Lessons from Kobe

by Christopher Castro

An 18 time All-Star, 5 time NBA Champion, 2-time Finals MVP, 2-time Scoring Champ, Olympic gold medalist, and an Oscar winner. A man who spent more than 20 years working on his craft to become the best version of himself possible, becoming one of the greatest basketball players of all time. The Black Mamba. Kobe Bryant. He labored on the court religiously using a phrase he coined: mamba mentality. Mamba mentality is the belief that you need to push your mind and your body nearly to your breaking point to become successful. In high school, he would spend seven hours throughout the school day on weightlifting, on-court training, and watching film of the game to sharpen his basketball IQ. There weren’t many high school players that could compete with Kobe. This led to him easily winning the high school state championship in 1996.

Kobe was so talented that going straight to the NBA was an option for him. Some of the best colleges, like Duke and Kentucky, tried to recruit Kobe relentlessly. He decided to go pro since he was going to be a lottery pick, or a top selection, in the NBA draft, meaning a guaranteed contract worth millions of dollars. After getting drafted 13th by the Charlotte Hornets, he was traded to the Los Angeles Lakers, which was his favorite team growing up. He thrived in the 24/7 basketball grind that was required to be great in the NBA. A typical day consisted of 6 hours of training, including 2 hours of running, 2 hours of basketball drills, and 2 hours of weightlifting. He would exercise 6 times a week for 6 months a year. He continued his regimen for his entire twenty year career, barring injuries. 

Kobe Bryant’s work ethic is what most NBA fans consider the manifestation of perfection. The drive that fueled him through all of his workouts was superhuman. His mamba mentality is a key part of his legend. People from all walks of life have been inspired by Kobe’s ideals. Whether it be Ronaldo, a famous soccer player, writing the phrase on his cleats or countless fans who have gone to the extent of tattooing Mamba Mentality to their body, it’s clear that Kobe has had a significant impact. It isn’t hard to try and compare ourselves to Kobe. Many can see it as a way to make them refocus and realize what exerting oneself can accomplish. While this might seem beneficial, it is a great way to set yourself up for failure in the long term. A perfect work ethic is not possible. You might strive to have something perfect, but it’s simply not realistic. Having such a passionate force come over yourself and push you through conflicts requires grit. Even Kobe couldn’t be perfect. He had his moments where he needed to recover and take a vacation. Deciding when to take these moments can make all the difference.

We all strive to be perfect in one way or another. When trying to set up our work ethic, we leave no room for mistakes. Whether it be cutting cold turkey from smokes, or trying to run five-miles at the gym when you’ve been a couch potato for the last 5 years, we strive to start at the top rather than work our way up. In reality, these perfect standards are impossible. Everyone needs a cheat day, or a time to take a bit more rest than usual. Everything takes time. No one can perceivably be perfect. Doing your best should be the goal.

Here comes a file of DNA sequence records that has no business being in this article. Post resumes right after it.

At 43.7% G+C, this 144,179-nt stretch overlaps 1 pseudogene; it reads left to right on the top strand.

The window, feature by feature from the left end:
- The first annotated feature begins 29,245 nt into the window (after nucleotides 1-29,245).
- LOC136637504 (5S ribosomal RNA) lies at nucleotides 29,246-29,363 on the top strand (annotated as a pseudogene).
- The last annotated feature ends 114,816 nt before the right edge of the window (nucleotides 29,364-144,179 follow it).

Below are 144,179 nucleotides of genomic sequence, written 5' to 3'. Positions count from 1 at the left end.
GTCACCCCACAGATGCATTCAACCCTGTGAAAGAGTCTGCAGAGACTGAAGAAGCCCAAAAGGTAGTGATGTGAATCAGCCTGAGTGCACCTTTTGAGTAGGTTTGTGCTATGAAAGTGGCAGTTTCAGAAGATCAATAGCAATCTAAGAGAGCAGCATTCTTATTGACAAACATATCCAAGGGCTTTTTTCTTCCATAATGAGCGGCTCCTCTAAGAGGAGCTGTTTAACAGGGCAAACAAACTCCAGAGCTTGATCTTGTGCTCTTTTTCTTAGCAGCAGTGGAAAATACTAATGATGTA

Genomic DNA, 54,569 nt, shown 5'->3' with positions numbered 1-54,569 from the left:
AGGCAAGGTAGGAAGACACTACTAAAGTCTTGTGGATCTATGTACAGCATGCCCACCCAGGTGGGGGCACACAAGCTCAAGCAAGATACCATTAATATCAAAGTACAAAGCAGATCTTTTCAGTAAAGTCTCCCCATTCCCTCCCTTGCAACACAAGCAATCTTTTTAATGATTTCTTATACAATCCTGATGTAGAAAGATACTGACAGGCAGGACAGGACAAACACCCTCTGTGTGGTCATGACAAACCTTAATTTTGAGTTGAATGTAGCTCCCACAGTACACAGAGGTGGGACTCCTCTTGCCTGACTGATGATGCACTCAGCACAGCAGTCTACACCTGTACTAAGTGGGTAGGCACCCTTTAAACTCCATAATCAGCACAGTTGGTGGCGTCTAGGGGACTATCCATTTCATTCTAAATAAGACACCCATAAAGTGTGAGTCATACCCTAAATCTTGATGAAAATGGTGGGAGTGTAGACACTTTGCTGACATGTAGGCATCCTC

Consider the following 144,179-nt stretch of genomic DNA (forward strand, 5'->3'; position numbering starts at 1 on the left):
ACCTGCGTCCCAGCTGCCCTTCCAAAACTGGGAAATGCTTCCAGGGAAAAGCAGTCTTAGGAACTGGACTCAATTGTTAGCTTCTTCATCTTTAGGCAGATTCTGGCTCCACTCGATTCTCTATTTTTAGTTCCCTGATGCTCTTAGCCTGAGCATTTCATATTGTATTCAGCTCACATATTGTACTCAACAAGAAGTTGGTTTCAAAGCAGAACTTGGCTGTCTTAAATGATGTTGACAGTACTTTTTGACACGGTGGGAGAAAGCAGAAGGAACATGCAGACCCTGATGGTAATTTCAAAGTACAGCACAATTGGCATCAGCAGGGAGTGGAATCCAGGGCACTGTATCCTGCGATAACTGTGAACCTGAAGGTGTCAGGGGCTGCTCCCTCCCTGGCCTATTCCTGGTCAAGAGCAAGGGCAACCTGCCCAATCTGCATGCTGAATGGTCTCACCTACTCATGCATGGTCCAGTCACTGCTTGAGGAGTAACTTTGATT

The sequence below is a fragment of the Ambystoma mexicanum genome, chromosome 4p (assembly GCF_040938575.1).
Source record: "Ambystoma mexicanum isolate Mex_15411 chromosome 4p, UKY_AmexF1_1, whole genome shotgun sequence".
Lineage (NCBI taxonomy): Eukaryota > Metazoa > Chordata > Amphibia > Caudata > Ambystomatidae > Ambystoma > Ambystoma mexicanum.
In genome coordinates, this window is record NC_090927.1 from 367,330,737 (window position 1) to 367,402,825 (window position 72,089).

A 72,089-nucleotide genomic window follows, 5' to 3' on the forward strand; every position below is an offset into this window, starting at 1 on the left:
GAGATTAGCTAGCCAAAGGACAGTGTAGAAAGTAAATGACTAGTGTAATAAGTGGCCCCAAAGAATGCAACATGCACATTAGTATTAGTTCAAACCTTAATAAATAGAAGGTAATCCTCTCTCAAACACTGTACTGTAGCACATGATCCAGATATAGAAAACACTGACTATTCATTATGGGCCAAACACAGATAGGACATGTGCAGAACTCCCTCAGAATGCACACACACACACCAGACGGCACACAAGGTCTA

Attempting to have a ‘perfect’ work ethic has its fair share of challenges.  In Kobe Bryant’s final game, he said to the crowd, “for all the hours I spent in the gym working and training, Vanessa [his wife], you holding down the family the way that you have, there’s no way I can thank you enough for that.” What does this say about what success costs? It can make you sacrifice one of the pillars of most people’s lives: Family. When you attempt to put all of your time into something, it has to come from somewhere. Much of this time you can never get back and typically, it tends to come from family. In Kobe’s case, 20 years of playing in the NBA required having to play 6 months out of the year and traveling throughout the country for about half of it, not considering the playoffs which could take up to three more months. There isn’t much time to do the little things, especially when you become a parent. Having four daughters in itself is challenging. With three of them being born during his playing career, it made it all the more difficult. Kobe once spoke about how, when he had the chance, he would always try to drive his girls to school. Those little mundane moments thatfor many can seem tedious and boring are the key moments that forge a stronger  relationship. Those little moments don’t last forever, but they can make an immense impact on the world. What you’re willing to give up is on you. You have to make the decision whether it is worth sacrificing  time with friends and family in order to achieve what you want. That can be the difference between being good and being the greatest.

Through the positives and negatives, work ethic is important to have. Some of the greatest people in their craft, like Kobe, have spent their entire lives trying to improve each and every day. Kobe’s Mamba Mentality was key in making him who he was. With his recent passing, the basketball world has sought solace from many fronts. Every NBA team has paid tribute to Kobe and his way of striving for greatness. It was this mindset that made him keep pushing what his body and mind are capable of. If we all have a piece of Mamba Mentality in our lives, then we can reach our goals. Figuring out when to have pain and pleasure is crucial. Being successful is hard. With just a smidge of mamba mentality, any goals you set out for can be possible.

Sports writer and film creator, Christopher brings his views on sports through his experience on the court and is a film major at HBU. He sets to give an entertaining experience in every medium he dives into.

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